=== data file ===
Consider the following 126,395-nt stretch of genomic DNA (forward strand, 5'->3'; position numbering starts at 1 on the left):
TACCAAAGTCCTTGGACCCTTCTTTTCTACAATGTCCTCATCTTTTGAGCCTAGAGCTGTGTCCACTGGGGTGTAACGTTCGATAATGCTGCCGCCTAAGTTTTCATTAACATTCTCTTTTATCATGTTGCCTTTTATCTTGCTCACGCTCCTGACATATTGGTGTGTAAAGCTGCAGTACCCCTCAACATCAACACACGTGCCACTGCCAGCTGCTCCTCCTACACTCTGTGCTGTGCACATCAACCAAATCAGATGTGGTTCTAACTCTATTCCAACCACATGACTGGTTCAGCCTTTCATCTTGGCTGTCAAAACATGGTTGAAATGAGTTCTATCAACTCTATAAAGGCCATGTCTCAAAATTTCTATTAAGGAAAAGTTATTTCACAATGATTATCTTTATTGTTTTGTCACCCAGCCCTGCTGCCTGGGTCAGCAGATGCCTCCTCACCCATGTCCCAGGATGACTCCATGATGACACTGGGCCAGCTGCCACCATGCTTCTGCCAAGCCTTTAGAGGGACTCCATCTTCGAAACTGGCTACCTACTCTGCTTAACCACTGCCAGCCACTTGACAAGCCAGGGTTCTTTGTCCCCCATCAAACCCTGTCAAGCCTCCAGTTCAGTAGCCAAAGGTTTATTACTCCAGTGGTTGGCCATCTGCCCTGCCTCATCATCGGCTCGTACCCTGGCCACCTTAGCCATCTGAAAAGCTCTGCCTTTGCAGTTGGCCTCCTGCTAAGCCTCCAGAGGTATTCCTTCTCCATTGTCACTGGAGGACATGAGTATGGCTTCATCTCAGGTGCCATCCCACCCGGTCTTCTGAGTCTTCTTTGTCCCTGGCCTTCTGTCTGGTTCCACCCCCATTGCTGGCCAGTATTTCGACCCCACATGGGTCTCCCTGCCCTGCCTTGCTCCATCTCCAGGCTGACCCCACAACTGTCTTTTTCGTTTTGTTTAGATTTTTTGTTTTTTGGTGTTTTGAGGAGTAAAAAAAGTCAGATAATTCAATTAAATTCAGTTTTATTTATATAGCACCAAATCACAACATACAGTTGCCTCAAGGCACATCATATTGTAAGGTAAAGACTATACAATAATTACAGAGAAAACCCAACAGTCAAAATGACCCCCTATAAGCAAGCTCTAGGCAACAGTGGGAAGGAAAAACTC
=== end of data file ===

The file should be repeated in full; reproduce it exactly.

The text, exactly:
Consider the following 126,395-nt stretch of genomic DNA (forward strand, 5'->3'; position numbering starts at 1 on the left):
TACCAAAGTCCTTGGACCCTTCTTTTCTACAATGTCCTCATCTTTTGAGCCTAGAGCTGTGTCCACTGGGGTGTAACGTTCGATAATGCTGCCGCCTAAGTTTTCATTAACATTCTCTTTTATCATGTTGCCTTTTATCTTGCTCACGCTCCTGACATATTGGTGTGTAAAGCTGCAGTACCCCTCAACATCAACACACGTGCCACTGCCAGCTGCTCCTCCTACACTCTGTGCTGTGCACATCAACCAAATCAGATGTGGTTCTAACTCTATTCCAACCACATGACTGGTTCAGCCTTTCATCTTGGCTGTCAAAACATGGTTGAAATGAGTTCTATCAACTCTATAAAGGCCATGTCTCAAAATTTCTATTAAGGAAAAGTTATTTCACAATGATTATCTTTATTGTTTTGTCACCCAGCCCTGCTGCCTGGGTCAGCAGATGCCTCCTCACCCATGTCCCAGGATGACTCCATGATGACACTGGGCCAGCTGCCACCATGCTTCTGCCAAGCCTTTAGAGGGACTCCATCTTCGAAACTGGCTACCTACTCTGCTTAACCACTGCCAGCCACTTGACAAGCCAGGGTTCTTTGTCCCCCATCAAACCCTGTCAAGCCTCCAGTTCAGTAGCCAAAGGTTTATTACTCCAGTGGTTGGCCATCTGCCCTGCCTCATCATCGGCTCGTACCCTGGCCACCTTAGCCATCTGAAAAGCTCTGCCTTTGCAGTTGGCCTCCTGCTAAGCCTCCAGAGGTATTCCTTCTCCATTGTCACTGGAGGACATGAGTATGGCTTCATCTCAGGTGCCATCCCACCCGGTCTTCTGAGTCTTCTTTGTCCCTGGCCTTCTGTCTGGTTCCACCCCCATTGCTGGCCAGTATTTCGACCCCACATGGGTCTCCCTGCCCTGCCTTGCTCCATCTCCAGGCTGACCCCACAACTGTCTTTTTCGTTTTGTTTAGATTTTTTGTTTTTTGGTGTTTTGAGGAGTAAAAAAAGTCAGATAATTCAATTAAATTCAGTTTTATTTATATAGCACCAAATCACAACATACAGTTGCCTCAAGGCACATCATATTGTAAGGTAAAGACTATACAATAATTACAGAGAAAACCCAACAGTCAAAATGACCCCCTATAAGCAAGCTCTAGGCAACAGTGGGAAGGAAAAACTC